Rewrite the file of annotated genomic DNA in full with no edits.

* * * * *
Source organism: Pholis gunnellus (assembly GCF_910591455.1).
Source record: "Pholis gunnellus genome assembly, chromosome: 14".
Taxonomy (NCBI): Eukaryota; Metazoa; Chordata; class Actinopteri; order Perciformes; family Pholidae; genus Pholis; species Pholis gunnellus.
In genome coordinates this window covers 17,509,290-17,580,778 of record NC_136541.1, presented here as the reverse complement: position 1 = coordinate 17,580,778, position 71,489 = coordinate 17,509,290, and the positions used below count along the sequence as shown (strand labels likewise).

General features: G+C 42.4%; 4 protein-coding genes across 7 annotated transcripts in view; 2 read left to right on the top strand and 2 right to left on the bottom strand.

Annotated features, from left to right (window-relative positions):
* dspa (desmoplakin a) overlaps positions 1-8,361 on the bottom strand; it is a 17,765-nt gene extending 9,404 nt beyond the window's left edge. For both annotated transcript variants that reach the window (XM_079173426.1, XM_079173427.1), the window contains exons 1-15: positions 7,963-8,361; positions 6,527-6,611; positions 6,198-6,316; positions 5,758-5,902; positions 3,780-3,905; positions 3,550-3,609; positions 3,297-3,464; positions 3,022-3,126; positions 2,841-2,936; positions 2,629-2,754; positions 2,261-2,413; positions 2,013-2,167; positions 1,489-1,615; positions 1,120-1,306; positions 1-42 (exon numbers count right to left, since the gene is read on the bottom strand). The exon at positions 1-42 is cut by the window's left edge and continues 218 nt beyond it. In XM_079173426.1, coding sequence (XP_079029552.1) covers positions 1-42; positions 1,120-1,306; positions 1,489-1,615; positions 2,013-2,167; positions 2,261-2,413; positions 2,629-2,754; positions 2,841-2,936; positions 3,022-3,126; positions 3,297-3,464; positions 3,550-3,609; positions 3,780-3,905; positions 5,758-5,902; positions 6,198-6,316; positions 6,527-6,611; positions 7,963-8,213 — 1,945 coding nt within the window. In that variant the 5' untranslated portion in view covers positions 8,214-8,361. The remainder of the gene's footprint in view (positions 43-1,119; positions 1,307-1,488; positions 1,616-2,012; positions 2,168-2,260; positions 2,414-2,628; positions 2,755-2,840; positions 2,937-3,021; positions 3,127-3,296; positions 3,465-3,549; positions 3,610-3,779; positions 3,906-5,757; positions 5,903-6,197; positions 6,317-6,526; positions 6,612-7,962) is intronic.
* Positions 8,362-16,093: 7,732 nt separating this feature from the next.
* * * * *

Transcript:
Source organism: Pholis gunnellus (assembly GCF_910591455.1).
Source record: "Pholis gunnellus genome assembly, chromosome: 14".
Taxonomy (NCBI): Eukaryota; Metazoa; Chordata; class Actinopteri; order Perciformes; family Pholidae; genus Pholis; species Pholis gunnellus.
In genome coordinates this window covers 17,509,290-17,580,778 of record NC_136541.1, presented here as the reverse complement: position 1 = coordinate 17,580,778, position 71,489 = coordinate 17,509,290, and the positions used below count along the sequence as shown (strand labels likewise).

General features: G+C 42.4%; 4 protein-coding genes across 7 annotated transcripts in view; 2 read left to right on the top strand and 2 right to left on the bottom strand.

Annotated features, from left to right (window-relative positions):
* dspa (desmoplakin a) overlaps positions 1-8,361 on the bottom strand; it is a 17,765-nt gene extending 9,404 nt beyond the window's left edge. For both annotated transcript variants that reach the window (XM_079173426.1, XM_079173427.1), the window contains exons 1-15: positions 7,963-8,361; positions 6,527-6,611; positions 6,198-6,316; positions 5,758-5,902; positions 3,780-3,905; positions 3,550-3,609; positions 3,297-3,464; positions 3,022-3,126; positions 2,841-2,936; positions 2,629-2,754; positions 2,261-2,413; positions 2,013-2,167; positions 1,489-1,615; positions 1,120-1,306; positions 1-42 (exon numbers count right to left, since the gene is read on the bottom strand). The exon at positions 1-42 is cut by the window's left edge and continues 218 nt beyond it. In XM_079173426.1, coding sequence (XP_079029552.1) covers positions 1-42; positions 1,120-1,306; positions 1,489-1,615; positions 2,013-2,167; positions 2,261-2,413; positions 2,629-2,754; positions 2,841-2,936; positions 3,022-3,126; positions 3,297-3,464; positions 3,550-3,609; positions 3,780-3,905; positions 5,758-5,902; positions 6,198-6,316; positions 6,527-6,611; positions 7,963-8,213 — 1,945 coding nt within the window. In that variant the 5' untranslated portion in view covers positions 8,214-8,361. The remainder of the gene's footprint in view (positions 43-1,119; positions 1,307-1,488; positions 1,616-2,012; positions 2,168-2,260; positions 2,414-2,628; positions 2,755-2,840; positions 2,937-3,021; positions 3,127-3,296; positions 3,465-3,549; positions 3,610-3,779; positions 3,906-5,757; positions 5,903-6,197; positions 6,317-6,526; positions 6,612-7,962) is intronic.
* Positions 8,362-16,093: 7,732 nt separating this feature from the next.